Solar Maculopathy

Solar Maculopathy
SYMPTOMS Decrease in central vision, Central scotoma, Metamorphopsia
Visual symptoms occur within 1-4 hours of UV exposure
SIGNS Typically bilateral
Signs of solar maculopathy may take hours to days to first appear
Initially starts as a yellow-white lesion in the fovea region that turns red in 2-4 weeks. Other signs include Faint gray pigmentations, RPE clumping, and RPE hypopigmentation
WORK-UP Full eye exam with dilated retinal exam, OCT analysis of the macula (signs of solar maculopathy are best seen with an OCT): Hyperreflectivity of all retina tissue at the fovea/foveola within 48 hours. Eventually a cavitation of the ellipsoid zone and interdigitation zone will develop. The ELM and RPE will typically remain intact, Fluorescein Angiography, Fundus Autofluorescence, Fundus photos, Infrared retinal imaging, Watzke-Allen test, Macular photostress test, Amsler grid
TREATMENT There is no known treatment available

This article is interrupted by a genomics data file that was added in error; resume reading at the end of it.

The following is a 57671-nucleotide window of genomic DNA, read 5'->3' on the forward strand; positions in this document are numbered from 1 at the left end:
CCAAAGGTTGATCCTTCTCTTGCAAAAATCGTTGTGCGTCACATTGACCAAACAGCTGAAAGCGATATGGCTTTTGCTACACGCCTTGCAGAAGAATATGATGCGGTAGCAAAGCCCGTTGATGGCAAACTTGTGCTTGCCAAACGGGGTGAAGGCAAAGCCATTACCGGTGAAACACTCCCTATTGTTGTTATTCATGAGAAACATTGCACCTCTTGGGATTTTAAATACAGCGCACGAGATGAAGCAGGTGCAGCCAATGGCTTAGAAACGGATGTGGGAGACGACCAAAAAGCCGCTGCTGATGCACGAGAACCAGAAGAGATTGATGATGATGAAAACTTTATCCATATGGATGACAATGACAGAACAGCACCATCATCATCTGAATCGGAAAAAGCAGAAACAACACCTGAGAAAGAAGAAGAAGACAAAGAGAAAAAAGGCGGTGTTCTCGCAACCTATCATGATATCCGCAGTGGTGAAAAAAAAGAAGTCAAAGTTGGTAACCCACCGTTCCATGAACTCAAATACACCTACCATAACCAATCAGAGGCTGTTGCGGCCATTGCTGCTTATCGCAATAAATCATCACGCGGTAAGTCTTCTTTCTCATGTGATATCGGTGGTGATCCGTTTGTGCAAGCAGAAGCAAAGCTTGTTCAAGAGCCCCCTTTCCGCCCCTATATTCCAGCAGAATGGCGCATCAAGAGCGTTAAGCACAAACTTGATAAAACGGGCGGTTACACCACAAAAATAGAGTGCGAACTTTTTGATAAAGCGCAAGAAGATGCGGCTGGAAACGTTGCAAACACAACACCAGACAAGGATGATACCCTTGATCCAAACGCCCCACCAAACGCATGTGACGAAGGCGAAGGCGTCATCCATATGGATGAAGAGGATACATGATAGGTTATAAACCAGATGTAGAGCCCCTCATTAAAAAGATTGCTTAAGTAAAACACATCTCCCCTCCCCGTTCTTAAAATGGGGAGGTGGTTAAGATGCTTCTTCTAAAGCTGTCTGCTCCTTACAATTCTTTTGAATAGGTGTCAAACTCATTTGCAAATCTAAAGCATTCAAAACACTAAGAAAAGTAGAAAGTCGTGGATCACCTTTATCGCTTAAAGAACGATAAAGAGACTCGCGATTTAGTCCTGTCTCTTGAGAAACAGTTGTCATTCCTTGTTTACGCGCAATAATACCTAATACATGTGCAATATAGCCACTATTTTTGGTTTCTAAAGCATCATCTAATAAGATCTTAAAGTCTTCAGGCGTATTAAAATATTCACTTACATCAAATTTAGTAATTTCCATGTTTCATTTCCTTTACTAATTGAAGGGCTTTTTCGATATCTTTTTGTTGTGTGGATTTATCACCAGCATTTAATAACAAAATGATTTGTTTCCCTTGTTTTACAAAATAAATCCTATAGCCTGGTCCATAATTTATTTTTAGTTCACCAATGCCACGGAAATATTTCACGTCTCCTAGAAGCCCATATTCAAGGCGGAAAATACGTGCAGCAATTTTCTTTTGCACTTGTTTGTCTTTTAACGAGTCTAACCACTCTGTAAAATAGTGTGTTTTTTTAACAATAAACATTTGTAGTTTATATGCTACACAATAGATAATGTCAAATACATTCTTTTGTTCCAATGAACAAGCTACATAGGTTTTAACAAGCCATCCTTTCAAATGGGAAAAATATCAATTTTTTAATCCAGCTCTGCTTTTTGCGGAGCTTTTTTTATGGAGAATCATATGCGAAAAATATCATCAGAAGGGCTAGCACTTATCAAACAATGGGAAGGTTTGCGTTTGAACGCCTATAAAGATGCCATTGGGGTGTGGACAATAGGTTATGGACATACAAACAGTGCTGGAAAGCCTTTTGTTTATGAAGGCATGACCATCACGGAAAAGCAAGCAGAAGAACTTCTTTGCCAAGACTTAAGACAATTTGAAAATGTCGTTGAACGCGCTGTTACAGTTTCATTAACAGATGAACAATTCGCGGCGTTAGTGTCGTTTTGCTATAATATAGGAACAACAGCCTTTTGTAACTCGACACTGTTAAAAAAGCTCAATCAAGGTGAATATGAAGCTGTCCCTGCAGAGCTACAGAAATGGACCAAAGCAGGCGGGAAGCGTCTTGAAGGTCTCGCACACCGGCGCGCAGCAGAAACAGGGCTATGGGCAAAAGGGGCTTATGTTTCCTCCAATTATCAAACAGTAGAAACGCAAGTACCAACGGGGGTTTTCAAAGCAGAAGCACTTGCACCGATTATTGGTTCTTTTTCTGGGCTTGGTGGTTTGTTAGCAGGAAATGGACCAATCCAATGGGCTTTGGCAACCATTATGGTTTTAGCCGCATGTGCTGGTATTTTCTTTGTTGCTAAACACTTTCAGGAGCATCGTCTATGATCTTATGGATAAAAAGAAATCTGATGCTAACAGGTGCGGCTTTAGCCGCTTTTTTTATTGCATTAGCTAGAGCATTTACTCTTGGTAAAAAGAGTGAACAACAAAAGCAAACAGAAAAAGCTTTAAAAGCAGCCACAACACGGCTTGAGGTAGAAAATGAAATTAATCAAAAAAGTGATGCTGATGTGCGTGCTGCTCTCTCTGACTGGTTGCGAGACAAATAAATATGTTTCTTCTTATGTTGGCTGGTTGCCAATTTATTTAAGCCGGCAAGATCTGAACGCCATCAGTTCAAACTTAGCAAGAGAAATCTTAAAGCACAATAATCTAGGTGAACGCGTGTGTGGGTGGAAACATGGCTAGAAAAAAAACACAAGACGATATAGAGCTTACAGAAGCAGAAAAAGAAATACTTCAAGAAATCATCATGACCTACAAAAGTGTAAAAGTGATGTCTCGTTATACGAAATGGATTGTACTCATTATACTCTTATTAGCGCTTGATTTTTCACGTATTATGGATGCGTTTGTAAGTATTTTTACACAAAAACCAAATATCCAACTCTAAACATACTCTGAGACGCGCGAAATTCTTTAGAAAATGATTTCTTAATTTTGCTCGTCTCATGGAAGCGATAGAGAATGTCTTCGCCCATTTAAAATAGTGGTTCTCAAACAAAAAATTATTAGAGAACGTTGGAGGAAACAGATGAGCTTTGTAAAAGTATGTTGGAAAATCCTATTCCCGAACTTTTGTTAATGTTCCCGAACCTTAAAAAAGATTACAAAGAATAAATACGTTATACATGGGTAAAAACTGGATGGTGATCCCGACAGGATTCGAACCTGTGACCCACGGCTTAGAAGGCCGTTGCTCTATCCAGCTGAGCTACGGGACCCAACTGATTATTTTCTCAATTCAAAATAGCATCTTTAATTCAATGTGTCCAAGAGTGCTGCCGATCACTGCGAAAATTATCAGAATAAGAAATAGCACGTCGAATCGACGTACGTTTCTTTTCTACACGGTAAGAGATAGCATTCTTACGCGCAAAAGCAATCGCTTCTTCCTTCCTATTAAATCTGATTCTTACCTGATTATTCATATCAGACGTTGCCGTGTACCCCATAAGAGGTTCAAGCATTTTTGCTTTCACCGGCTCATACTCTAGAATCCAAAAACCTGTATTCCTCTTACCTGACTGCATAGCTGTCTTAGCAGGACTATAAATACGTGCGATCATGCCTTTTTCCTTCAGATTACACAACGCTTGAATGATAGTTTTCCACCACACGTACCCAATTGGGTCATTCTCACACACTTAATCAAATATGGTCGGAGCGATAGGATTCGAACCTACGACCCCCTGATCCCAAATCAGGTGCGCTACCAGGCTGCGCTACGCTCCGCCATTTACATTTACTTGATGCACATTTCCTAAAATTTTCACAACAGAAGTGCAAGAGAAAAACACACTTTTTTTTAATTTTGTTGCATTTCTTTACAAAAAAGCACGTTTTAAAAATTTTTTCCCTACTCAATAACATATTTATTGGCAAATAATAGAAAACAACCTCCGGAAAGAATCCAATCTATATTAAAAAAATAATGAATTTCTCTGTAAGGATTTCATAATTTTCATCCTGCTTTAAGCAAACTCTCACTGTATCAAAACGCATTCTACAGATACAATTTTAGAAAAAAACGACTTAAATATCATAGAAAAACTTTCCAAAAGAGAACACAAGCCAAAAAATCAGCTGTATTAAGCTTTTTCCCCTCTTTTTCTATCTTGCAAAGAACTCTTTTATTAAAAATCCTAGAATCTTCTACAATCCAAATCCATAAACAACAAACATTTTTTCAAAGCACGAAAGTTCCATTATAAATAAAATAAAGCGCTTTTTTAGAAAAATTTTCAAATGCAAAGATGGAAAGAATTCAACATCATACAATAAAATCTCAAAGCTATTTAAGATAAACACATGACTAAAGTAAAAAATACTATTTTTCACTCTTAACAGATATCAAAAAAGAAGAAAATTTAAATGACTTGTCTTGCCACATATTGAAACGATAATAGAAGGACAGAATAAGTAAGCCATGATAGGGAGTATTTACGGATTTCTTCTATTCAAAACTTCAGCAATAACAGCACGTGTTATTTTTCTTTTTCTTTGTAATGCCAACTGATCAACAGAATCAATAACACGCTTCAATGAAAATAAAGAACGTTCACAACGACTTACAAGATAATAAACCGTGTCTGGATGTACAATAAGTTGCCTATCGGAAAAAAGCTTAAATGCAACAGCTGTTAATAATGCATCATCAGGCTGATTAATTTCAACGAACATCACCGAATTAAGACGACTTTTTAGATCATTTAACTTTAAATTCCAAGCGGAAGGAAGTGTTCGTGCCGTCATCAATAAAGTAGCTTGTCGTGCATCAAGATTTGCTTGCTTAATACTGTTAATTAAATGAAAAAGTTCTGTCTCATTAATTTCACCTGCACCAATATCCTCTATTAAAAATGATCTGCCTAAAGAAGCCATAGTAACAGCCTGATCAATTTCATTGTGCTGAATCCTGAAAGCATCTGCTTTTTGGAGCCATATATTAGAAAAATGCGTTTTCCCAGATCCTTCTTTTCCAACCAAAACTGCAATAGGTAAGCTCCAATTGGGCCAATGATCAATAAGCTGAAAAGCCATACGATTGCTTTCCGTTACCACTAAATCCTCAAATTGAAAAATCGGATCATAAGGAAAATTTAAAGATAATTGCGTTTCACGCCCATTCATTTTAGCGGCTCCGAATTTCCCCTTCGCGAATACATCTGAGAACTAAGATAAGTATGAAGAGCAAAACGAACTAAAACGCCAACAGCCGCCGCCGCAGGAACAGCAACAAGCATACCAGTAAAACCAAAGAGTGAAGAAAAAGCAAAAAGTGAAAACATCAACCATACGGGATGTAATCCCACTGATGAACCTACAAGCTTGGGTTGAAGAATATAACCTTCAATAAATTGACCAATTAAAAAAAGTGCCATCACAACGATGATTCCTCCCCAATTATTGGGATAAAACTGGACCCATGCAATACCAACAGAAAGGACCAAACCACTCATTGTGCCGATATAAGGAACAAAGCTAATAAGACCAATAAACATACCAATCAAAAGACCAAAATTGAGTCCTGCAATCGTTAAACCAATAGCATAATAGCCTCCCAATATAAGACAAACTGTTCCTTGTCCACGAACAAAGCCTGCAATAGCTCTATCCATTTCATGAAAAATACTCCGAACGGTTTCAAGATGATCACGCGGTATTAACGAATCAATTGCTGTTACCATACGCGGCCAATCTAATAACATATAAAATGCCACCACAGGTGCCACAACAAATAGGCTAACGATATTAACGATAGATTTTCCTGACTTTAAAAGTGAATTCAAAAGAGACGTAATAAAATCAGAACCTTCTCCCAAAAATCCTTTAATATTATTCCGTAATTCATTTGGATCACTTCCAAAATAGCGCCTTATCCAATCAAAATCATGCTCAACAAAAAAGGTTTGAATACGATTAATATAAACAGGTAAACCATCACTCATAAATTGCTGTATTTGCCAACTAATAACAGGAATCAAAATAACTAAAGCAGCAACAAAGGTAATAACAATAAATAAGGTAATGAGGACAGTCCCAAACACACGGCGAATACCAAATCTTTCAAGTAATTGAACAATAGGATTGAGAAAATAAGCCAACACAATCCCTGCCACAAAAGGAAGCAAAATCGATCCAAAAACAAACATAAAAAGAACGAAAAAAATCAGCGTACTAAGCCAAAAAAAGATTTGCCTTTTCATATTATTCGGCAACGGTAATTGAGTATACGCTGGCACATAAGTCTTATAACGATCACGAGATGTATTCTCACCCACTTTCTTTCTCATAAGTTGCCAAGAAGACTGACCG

FOLLOW-UP See patient back in 1-2 months for the first 6 months (recovery is spontaneous and typically occurs over a 3-6 month period)
ETIOLOGY Photoreceptor damage at the fovea and foveola secondary to photochemical and thermal toxicity of the retinal tissue especially at the level of the RPE
DIFFERENTIAL DX Macular hole, Cone dystrophy
NOTES The most common cause of solar maculopathy is sun gazing or looking at a solar eclipse
Mild presentations of solar maculopathy may not show any fundus abnormalities
Solar Maculopathy: OCT of the macula demonstrating hyperreflectivity of retinal tissue at the foveola which is typically seen within the first 48 hours of UV exposure